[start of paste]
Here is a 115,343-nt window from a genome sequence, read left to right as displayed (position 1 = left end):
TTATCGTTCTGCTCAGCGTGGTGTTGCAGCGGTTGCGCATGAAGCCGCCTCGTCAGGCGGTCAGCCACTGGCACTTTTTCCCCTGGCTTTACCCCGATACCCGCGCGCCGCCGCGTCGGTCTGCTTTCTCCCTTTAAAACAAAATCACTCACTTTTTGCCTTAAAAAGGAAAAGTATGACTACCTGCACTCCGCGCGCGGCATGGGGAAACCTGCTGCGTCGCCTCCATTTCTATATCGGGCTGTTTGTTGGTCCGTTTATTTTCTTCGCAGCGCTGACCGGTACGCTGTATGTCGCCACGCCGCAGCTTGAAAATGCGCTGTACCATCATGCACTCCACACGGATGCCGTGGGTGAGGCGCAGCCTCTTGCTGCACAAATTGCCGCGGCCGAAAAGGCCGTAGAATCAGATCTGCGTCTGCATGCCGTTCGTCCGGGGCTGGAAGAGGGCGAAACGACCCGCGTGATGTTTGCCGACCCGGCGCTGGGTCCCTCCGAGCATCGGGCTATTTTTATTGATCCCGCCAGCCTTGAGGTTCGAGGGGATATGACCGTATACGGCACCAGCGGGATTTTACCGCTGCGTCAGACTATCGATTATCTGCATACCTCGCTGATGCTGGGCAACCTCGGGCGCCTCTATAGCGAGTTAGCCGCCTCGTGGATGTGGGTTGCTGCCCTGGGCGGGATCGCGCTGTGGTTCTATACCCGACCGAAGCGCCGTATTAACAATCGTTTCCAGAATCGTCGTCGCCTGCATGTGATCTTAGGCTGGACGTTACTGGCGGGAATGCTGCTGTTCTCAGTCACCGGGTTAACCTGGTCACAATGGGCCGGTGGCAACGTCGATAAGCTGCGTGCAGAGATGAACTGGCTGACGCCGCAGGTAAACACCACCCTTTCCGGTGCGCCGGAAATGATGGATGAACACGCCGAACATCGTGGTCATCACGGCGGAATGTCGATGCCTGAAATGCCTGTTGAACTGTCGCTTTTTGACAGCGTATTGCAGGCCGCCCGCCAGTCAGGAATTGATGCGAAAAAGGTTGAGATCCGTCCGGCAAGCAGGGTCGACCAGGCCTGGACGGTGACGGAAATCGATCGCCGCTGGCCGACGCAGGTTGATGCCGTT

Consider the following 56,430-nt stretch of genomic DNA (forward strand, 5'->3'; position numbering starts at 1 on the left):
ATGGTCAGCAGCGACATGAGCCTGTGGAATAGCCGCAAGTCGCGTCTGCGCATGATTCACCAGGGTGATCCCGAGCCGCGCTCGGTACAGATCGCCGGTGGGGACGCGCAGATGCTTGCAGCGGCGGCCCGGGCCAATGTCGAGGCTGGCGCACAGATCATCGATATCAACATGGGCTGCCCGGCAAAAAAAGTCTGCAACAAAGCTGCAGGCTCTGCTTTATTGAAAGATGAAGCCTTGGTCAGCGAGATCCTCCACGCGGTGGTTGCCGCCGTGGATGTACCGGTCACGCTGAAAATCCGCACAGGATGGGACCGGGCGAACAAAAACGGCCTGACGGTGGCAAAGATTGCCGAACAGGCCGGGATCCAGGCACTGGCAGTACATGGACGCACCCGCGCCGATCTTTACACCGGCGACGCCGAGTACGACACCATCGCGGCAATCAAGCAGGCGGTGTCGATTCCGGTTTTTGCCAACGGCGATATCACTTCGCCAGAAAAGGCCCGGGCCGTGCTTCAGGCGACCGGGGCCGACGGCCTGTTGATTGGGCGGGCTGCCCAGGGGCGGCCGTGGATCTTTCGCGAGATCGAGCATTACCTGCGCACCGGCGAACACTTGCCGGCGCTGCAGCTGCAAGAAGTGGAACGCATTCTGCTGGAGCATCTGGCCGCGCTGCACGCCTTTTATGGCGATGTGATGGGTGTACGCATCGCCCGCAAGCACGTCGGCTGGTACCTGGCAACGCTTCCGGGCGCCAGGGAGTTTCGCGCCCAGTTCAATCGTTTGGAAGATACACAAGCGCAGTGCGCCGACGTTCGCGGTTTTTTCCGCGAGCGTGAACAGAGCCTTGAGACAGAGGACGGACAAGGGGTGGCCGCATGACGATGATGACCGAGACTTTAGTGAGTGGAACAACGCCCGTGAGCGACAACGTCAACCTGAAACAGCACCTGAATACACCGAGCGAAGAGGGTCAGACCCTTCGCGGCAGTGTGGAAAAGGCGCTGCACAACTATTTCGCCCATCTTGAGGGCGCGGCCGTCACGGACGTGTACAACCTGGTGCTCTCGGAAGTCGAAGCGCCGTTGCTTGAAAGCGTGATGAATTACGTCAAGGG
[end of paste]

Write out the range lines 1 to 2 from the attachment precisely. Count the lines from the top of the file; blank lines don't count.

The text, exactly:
Here is a 115,343-nt window from a genome sequence, read left to right as displayed (position 1 = left end):
TTATCGTTCTGCTCAGCGTGGTGTTGCAGCGGTTGCGCATGAAGCCGCCTCGTCAGGCGGTCAGCCACTGGCACTTTTTCCCCTGGCTTTACCCCGATACCCGCGCGCCGCCGCGTCGGTCTGCTTTCTCCCTTTAAAACAAAATCACTCACTTTTTGCCTTAAAAAGGAAAAGTATGACTACCTGCACTCCGCGCGCGGCATGGGGAAACCTGCTGCGTCGCCTCCATTTCTATATCGGGCTGTTTGTTGGTCCGTTTATTTTCTTCGCAGCGCTGACCGGTACGCTGTATGTCGCCACGCCGCAGCTTGAAAATGCGCTGTACCATCATGCACTCCACACGGATGCCGTGGGTGAGGCGCAGCCTCTTGCTGCACAAATTGCCGCGGCCGAAAAGGCCGTAGAATCAGATCTGCGTCTGCATGCCGTTCGTCCGGGGCTGGAAGAGGGCGAAACGACCCGCGTGATGTTTGCCGACCCGGCGCTGGGTCCCTCCGAGCATCGGGCTATTTTTATTGATCCCGCCAGCCTTGAGGTTCGAGGGGATATGACCGTATACGGCACCAGCGGGATTTTACCGCTGCGTCAGACTATCGATTATCTGCATACCTCGCTGATGCTGGGCAACCTCGGGCGCCTCTATAGCGAGTTAGCCGCCTCGTGGATGTGGGTTGCTGCCCTGGGCGGGATCGCGCTGTGGTTCTATACCCGACCGAAGCGCCGTATTAACAATCGTTTCCAGAATCGTCGTCGCCTGCATGTGATCTTAGGCTGGACGTTACTGGCGGGAATGCTGCTGTTCTCAGTCACCGGGTTAACCTGGTCACAATGGGCCGGTGGCAACGTCGATAAGCTGCGTGCAGAGATGAACTGGCTGACGCCGCAGGTAAACACCACCCTTTCCGGTGCGCCGGAAATGATGGATGAACACGCCGAACATCGTGGTCATCACGGCGGAATGTCGATGCCTGAAATGCCTGTTGAACTGTCGCTTTTTGACAGCGTATTGCAGGCCGCCCGCCAGTCAGGAATTGATGCGAAAAAGGTTGAGATCCGTCCGGCAAGCAGGGTCGACCAGGCCTGGACGGTGACGGAAATCGATCGCCGCTGGCCGACGCAGGTTGATGCCGTT